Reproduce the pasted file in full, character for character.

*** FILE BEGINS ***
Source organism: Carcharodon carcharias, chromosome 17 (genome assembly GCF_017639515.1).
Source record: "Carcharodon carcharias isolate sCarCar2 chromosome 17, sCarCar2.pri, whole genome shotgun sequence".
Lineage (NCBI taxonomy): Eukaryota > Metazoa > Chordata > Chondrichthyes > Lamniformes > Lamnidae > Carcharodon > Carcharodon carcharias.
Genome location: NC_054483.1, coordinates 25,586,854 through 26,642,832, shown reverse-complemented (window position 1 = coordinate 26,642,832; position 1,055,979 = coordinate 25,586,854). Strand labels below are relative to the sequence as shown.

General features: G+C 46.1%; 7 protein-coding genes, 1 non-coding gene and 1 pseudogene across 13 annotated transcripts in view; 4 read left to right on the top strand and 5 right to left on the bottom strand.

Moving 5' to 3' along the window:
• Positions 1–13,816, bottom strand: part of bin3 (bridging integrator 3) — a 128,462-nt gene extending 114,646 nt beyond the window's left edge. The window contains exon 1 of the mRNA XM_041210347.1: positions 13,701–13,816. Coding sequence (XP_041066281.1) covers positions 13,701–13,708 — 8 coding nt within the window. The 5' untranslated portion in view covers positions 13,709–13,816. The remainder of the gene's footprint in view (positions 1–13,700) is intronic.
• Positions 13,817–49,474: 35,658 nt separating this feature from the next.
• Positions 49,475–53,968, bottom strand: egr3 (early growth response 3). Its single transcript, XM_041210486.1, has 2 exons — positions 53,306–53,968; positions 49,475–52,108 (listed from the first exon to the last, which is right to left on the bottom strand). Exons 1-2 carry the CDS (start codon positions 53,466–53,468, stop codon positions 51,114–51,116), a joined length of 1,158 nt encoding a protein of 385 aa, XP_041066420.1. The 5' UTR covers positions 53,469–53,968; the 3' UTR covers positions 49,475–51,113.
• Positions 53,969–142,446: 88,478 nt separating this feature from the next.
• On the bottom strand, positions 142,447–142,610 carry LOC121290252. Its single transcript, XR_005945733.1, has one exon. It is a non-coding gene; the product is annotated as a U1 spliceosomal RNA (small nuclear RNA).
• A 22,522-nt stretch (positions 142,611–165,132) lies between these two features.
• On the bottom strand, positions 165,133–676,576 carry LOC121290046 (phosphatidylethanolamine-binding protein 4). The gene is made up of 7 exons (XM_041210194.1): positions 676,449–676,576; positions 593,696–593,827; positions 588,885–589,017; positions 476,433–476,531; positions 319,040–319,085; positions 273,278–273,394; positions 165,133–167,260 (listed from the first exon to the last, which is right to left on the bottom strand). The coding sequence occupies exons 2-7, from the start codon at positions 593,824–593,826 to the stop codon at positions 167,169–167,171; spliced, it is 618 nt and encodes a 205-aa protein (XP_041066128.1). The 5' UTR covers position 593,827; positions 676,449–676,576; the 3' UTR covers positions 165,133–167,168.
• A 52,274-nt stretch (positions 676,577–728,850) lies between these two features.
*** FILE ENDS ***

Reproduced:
Source organism: Carcharodon carcharias, chromosome 17 (genome assembly GCF_017639515.1).
Source record: "Carcharodon carcharias isolate sCarCar2 chromosome 17, sCarCar2.pri, whole genome shotgun sequence".
Lineage (NCBI taxonomy): Eukaryota > Metazoa > Chordata > Chondrichthyes > Lamniformes > Lamnidae > Carcharodon > Carcharodon carcharias.
Genome location: NC_054483.1, coordinates 25,586,854 through 26,642,832, shown reverse-complemented (window position 1 = coordinate 26,642,832; position 1,055,979 = coordinate 25,586,854). Strand labels below are relative to the sequence as shown.

General features: G+C 46.1%; 7 protein-coding genes, 1 non-coding gene and 1 pseudogene across 13 annotated transcripts in view; 4 read left to right on the top strand and 5 right to left on the bottom strand.

Moving 5' to 3' along the window:
• Positions 1–13,816, bottom strand: part of bin3 (bridging integrator 3) — a 128,462-nt gene extending 114,646 nt beyond the window's left edge. The window contains exon 1 of the mRNA XM_041210347.1: positions 13,701–13,816. Coding sequence (XP_041066281.1) covers positions 13,701–13,708 — 8 coding nt within the window. The 5' untranslated portion in view covers positions 13,709–13,816. The remainder of the gene's footprint in view (positions 1–13,700) is intronic.
• Positions 13,817–49,474: 35,658 nt separating this feature from the next.
• Positions 49,475–53,968, bottom strand: egr3 (early growth response 3). Its single transcript, XM_041210486.1, has 2 exons — positions 53,306–53,968; positions 49,475–52,108 (listed from the first exon to the last, which is right to left on the bottom strand). Exons 1-2 carry the CDS (start codon positions 53,466–53,468, stop codon positions 51,114–51,116), a joined length of 1,158 nt encoding a protein of 385 aa, XP_041066420.1. The 5' UTR covers positions 53,469–53,968; the 3' UTR covers positions 49,475–51,113.
• Positions 53,969–142,446: 88,478 nt separating this feature from the next.
• On the bottom strand, positions 142,447–142,610 carry LOC121290252. Its single transcript, XR_005945733.1, has one exon. It is a non-coding gene; the product is annotated as a U1 spliceosomal RNA (small nuclear RNA).
• A 22,522-nt stretch (positions 142,611–165,132) lies between these two features.
• On the bottom strand, positions 165,133–676,576 carry LOC121290046 (phosphatidylethanolamine-binding protein 4). The gene is made up of 7 exons (XM_041210194.1): positions 676,449–676,576; positions 593,696–593,827; positions 588,885–589,017; positions 476,433–476,531; positions 319,040–319,085; positions 273,278–273,394; positions 165,133–167,260 (listed from the first exon to the last, which is right to left on the bottom strand). The coding sequence occupies exons 2-7, from the start codon at positions 593,824–593,826 to the stop codon at positions 167,169–167,171; spliced, it is 618 nt and encodes a 205-aa protein (XP_041066128.1). The 5' UTR covers position 593,827; positions 676,449–676,576; the 3' UTR covers positions 165,133–167,168.
• A 52,274-nt stretch (positions 676,577–728,850) lies between these two features.